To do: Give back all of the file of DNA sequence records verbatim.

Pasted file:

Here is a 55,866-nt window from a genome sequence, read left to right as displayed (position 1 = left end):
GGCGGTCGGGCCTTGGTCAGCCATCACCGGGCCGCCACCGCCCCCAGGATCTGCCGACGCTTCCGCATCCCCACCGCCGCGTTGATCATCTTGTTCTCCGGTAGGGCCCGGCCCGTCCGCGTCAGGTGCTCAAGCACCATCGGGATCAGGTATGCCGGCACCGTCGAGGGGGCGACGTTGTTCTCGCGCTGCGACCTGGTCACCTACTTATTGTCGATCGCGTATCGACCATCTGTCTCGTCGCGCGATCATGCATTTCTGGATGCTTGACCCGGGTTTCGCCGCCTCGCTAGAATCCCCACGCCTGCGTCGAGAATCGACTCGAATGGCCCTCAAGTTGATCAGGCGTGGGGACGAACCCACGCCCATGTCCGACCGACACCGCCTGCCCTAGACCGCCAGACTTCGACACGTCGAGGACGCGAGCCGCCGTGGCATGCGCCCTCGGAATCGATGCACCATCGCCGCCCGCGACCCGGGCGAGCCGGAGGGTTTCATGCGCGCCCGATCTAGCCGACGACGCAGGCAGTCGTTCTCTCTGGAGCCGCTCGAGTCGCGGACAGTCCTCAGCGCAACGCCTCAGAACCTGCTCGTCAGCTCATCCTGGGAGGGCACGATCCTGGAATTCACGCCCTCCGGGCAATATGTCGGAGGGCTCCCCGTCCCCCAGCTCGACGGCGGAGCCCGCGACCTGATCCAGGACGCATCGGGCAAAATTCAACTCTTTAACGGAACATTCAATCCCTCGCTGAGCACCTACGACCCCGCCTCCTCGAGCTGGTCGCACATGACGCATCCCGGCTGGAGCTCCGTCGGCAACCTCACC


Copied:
Here is a 55,866-nt window from a genome sequence, read left to right as displayed (position 1 = left end):
GGCGGTCGGGCCTTGGTCAGCCATCACCGGGCCGCCACCGCCCCCAGGATCTGCCGACGCTTCCGCATCCCCACCGCCGCGTTGATCATCTTGTTCTCCGGTAGGGCCCGGCCCGTCCGCGTCAGGTGCTCAAGCACCATCGGGATCAGGTATGCCGGCACCGTCGAGGGGGCGACGTTGTTCTCGCGCTGCGACCTGGTCACCTACTTATTGTCGATCGCGTATCGACCATCTGTCTCGTCGCGCGATCATGCATTTCTGGATGCTTGACCCGGGTTTCGCCGCCTCGCTAGAATCCCCACGCCTGCGTCGAGAATCGACTCGAATGGCCCTCAAGTTGATCAGGCGTGGGGACGAACCCACGCCCATGTCCGACCGACACCGCCTGCCCTAGACCGCCAGACTTCGACACGTCGAGGACGCGAGCCGCCGTGGCATGCGCCCTCGGAATCGATGCACCATCGCCGCCCGCGACCCGGGCGAGCCGGAGGGTTTCATGCGCGCCCGATCTAGCCGACGACGCAGGCAGTCGTTCTCTCTGGAGCCGCTCGAGTCGCGGACAGTCCTCAGCGCAACGCCTCAGAACCTGCTCGTCAGCTCATCCTGGGAGGGCACGATCCTGGAATTCACGCCCTCCGGGCAATATGTCGGAGGGCTCCCCGTCCCCCAGCTCGACGGCGGAGCCCGCGACCTGATCCAGGACGCATCGGGCAAAATTCAACTCTTTAACGGAACATTCAATCCCTCGCTGAGCACCTACGACCCCGCCTCCTCGAGCTGGTCGCACATGACGCATCCCGGCTGGAGCTCCGTCGGCAACCTCACC